I got to thinking about humanized organisms while I was reading about hydra. Hydra make good models to study the biology of aging because they seem to be immortal: they don’t seem to age at all. If we knew how they accomplished it, it might help us understand how to slow aging. How do we know that they don’t age?
Prof. Daniel Martinez observed groups of hydra for years. He carefully fed them and kept them in separate tubes. Each one was observed making buds – little baby hydra – but the old hydra was put into a fresh tube alone every time. The researchers waited for any of them to get old and die… and none did. Well, maybe they didn’t wait long enough? We can only compare them to other creatures in the same weight class.
Longevity tracks body size and time to first offspring. So orcas (weight 1 million grams, first offspring at 25 years) live far longer than voles (weight 10 grams, first offspring within a few weeks of birth). Hydra weigh in at a fraction of a gram and have their first offspring a few days after being born. But they are still alive and reproducing for years, thousands of times longer than the trend would predict.
What allows hydra to accomplish this? How do they regenerate? What’s special about their stem cells that they don’t deplete? Can we study hydra in a way that’s relevant to human longevity?
People have made genetically modified hydra. For instance, they added green fluorescent protein to the hydra to make it glow green under specific circumstances. Even so, to my knowledge, nobody has made a humanized hydra, a hydra engineered to have a human gene. But I find the idea amusing, so I wrote a comic about it. I got some help for the art – thanks to Snowman for their work on this.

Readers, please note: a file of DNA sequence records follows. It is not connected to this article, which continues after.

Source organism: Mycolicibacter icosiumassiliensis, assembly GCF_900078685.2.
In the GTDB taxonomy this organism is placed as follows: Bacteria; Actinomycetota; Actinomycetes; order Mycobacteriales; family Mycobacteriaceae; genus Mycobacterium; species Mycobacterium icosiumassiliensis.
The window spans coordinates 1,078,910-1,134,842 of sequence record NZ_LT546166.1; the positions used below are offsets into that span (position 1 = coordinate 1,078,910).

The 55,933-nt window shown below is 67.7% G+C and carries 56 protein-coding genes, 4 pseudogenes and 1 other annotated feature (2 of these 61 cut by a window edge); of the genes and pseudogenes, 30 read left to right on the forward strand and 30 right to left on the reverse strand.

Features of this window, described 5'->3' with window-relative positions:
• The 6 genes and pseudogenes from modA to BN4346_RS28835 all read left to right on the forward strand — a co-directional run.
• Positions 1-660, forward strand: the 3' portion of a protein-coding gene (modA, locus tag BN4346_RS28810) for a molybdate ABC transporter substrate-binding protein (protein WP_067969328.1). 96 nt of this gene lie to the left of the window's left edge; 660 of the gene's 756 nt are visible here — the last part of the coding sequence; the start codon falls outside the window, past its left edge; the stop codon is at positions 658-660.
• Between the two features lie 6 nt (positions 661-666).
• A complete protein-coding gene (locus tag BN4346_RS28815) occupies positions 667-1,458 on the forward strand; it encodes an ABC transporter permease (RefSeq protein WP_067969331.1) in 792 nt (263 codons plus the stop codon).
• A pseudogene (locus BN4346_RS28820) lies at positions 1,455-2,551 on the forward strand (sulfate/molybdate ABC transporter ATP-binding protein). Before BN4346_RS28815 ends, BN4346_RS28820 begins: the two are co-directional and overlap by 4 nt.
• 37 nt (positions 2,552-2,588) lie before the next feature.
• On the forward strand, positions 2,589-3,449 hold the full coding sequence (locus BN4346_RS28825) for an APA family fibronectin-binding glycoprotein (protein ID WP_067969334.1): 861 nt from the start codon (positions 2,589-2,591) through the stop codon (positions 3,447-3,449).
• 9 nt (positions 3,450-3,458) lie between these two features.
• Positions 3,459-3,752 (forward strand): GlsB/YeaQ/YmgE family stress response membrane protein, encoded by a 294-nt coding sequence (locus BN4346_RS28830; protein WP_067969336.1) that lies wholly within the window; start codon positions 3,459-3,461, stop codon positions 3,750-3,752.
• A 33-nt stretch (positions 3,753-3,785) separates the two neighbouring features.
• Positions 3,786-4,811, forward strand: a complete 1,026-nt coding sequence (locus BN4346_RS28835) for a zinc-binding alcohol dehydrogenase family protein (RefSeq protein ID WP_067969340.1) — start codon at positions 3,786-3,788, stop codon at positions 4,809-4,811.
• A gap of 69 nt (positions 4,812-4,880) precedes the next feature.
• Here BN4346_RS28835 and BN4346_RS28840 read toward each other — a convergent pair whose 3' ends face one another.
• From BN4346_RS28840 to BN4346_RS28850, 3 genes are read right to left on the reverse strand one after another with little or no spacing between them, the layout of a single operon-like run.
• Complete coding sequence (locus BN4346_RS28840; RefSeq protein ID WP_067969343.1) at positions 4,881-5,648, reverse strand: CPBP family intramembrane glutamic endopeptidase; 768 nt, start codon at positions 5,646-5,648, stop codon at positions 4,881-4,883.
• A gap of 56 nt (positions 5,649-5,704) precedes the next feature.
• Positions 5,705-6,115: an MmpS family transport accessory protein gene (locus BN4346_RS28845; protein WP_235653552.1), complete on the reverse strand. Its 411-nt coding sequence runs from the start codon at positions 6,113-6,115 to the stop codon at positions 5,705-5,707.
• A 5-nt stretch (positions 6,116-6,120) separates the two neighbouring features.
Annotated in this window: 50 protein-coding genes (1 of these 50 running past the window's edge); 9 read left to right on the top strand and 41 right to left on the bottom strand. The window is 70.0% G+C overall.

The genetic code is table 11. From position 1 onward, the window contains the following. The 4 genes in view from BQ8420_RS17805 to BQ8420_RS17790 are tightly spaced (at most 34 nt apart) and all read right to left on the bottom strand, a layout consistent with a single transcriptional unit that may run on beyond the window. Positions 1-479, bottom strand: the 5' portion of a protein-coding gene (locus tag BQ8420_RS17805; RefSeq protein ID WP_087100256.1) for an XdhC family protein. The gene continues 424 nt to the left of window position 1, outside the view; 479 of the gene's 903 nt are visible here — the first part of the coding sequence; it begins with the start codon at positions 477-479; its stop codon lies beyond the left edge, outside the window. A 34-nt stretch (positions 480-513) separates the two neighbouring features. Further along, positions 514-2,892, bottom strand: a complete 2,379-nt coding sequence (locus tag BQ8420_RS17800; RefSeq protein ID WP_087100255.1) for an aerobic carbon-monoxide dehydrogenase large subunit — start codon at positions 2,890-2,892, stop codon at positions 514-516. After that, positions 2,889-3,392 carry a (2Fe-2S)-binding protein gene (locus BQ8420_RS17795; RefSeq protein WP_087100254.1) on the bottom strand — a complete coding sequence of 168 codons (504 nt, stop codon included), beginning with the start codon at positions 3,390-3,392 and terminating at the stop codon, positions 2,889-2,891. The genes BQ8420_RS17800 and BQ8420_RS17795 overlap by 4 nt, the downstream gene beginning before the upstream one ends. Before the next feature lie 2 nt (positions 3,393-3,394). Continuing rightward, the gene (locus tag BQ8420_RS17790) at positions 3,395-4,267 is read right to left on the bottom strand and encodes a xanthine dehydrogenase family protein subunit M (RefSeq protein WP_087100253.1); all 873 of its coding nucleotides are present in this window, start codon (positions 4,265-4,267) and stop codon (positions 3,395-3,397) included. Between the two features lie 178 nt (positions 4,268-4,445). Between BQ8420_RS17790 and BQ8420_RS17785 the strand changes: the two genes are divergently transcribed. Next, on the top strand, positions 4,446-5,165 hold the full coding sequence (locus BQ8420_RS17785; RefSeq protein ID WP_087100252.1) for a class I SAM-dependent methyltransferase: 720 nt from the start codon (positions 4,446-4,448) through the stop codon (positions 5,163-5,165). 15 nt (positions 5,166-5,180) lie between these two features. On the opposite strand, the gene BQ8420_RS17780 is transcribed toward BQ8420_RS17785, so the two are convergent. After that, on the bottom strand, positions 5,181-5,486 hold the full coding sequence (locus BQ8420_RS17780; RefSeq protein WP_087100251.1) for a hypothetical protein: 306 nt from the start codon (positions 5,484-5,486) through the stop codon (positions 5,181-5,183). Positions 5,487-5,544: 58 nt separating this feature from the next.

I was thinking about humanized hydra and genetically modified hydra and that made me think of the scenario that would undoubtedly result if we were living in a sci-fi story. Maybe the hydra would get super smart or giagantified. A man-sized hydra would be pretty terrifying. Their arms have stingers on them with poison, and they can split open along their length to engulf their prey.
Despite the scary term, it doesn’t actually mean that the creature will acquire human size and intelligence and crawl out of the laboratory and require a breach of the Geneva conventions to subdue. What about studies of aging in humanized hydra? Will that break immortality? Could we screen drugs to rescue it?
Seems like an interesting strategy, but I have not yet found any publications on it. It looks like it’s very difficult to make human genes express properly in Hydra. We are very different from hydra compared to mice, so that’s not very surprising. It looks like the first transgenic hydra were made in about 2006, so it’s a relatively new technology. Maybe we will see some humanized hydra sometime soon.
Things I’ve been reading:
The Last Graduate by Naomi Novik – Absolutely brilliant. Is it woke Harry Potter? Maybe. Is it awesome? definitely. If the subtext of the Hogwarts universe is elitism and earning the right to participate in the arisotcracy… The Scholomance is the exact opposite.
Oglaf made some BRILLIANT Dungeons and Dragons humor. This particular comic is not explicit, but it’s on a very NSFW site.
Things I have been watching:
Further Hydra Reading:
Martı́nez, Daniel E. “Mortality Patterns Suggest Lack of Senescence in Hydra.” Experimental Gerontology 33, no. 3 (May 1998): 217–25. https://doi.org/10.1016/S0531-5565(97)00113-7.
Tomczyk, Szymon, Kathleen Fischer, Steven Austad, and Brigitte Galliot. “Hydra, a Powerful Model for Aging Studies.” Invertebrate Reproduction & Development 59, no. sup1 (January 30, 2015): 11–16. https://doi.org/10.1080/07924259.2014.927805.
Klimovich, Alexander, Jörg Wittlieb, and Thomas C. G. Bosch. “Transgenesis in Hydra to Characterize Gene Function and Visualize Cell Behavior.” Nature Protocols 14, no. 7 (July 2019): 2069–90. https://doi.org/10.1038/s41596-019-0173-3.